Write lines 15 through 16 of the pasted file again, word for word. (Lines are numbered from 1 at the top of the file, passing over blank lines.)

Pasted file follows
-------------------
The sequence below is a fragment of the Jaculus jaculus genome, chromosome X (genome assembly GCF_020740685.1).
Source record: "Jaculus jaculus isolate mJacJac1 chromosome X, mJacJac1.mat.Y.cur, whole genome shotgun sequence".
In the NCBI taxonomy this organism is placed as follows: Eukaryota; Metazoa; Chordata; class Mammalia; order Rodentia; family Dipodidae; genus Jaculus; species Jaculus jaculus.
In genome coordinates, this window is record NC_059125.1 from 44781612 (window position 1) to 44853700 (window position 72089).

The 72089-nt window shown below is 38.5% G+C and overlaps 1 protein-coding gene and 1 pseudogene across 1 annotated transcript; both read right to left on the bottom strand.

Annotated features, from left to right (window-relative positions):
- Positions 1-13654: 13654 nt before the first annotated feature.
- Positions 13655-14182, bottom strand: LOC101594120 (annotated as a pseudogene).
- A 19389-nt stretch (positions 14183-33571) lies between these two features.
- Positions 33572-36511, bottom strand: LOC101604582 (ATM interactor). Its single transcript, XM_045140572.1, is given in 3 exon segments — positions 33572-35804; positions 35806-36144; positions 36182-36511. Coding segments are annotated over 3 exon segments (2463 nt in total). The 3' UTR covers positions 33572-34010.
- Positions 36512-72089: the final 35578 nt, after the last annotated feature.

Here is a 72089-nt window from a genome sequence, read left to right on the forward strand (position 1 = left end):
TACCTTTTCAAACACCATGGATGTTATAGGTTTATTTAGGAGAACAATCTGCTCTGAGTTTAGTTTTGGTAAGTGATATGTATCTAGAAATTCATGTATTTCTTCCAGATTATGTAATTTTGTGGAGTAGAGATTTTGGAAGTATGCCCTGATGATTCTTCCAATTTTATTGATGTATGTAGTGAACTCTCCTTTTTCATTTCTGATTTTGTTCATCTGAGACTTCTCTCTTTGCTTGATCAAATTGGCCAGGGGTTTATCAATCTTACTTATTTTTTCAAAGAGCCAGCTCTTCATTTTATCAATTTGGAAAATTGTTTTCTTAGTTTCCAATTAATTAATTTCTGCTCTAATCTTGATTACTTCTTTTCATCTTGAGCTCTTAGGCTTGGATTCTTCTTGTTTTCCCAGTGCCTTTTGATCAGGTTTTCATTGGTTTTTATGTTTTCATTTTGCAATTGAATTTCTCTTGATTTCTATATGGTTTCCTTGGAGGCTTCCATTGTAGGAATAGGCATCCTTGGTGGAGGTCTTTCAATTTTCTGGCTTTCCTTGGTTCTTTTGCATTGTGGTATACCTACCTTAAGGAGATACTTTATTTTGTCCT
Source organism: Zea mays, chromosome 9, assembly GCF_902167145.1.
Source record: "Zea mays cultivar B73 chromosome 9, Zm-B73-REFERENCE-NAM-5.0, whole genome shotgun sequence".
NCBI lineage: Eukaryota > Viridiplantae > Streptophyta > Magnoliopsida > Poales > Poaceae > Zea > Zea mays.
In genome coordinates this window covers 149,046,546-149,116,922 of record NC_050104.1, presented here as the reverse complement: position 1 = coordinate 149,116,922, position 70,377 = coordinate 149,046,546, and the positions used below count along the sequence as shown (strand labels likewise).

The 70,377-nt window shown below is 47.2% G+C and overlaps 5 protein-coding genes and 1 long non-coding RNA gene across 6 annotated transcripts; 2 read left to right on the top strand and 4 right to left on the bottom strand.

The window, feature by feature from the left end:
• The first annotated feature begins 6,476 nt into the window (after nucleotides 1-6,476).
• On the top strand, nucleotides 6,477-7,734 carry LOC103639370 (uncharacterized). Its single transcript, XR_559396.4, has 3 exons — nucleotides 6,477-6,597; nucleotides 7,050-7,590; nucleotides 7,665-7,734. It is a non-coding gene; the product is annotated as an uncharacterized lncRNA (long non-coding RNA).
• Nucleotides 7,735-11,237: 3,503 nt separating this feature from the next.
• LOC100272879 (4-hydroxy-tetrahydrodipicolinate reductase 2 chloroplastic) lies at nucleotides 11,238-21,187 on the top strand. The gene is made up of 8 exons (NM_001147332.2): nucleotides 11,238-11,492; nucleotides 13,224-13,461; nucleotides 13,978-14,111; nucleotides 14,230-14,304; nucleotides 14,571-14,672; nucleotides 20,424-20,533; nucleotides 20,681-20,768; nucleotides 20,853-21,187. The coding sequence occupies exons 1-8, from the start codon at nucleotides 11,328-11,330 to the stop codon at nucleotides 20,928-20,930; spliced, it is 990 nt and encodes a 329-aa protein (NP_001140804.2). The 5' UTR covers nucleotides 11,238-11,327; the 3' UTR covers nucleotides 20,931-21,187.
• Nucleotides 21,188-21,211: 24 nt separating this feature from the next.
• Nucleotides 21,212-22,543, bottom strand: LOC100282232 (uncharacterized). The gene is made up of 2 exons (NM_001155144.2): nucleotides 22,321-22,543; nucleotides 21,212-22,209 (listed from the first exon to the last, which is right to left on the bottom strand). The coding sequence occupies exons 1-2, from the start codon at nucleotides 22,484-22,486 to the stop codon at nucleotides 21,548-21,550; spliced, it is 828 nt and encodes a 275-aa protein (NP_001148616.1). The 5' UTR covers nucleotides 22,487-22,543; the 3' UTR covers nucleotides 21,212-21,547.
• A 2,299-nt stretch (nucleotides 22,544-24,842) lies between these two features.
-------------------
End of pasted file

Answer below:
Source record: "Zea mays cultivar B73 chromosome 9, Zm-B73-REFERENCE-NAM-5.0, whole genome shotgun sequence".
NCBI lineage: Eukaryota > Viridiplantae > Streptophyta > Magnoliopsida > Poales > Poaceae > Zea > Zea mays.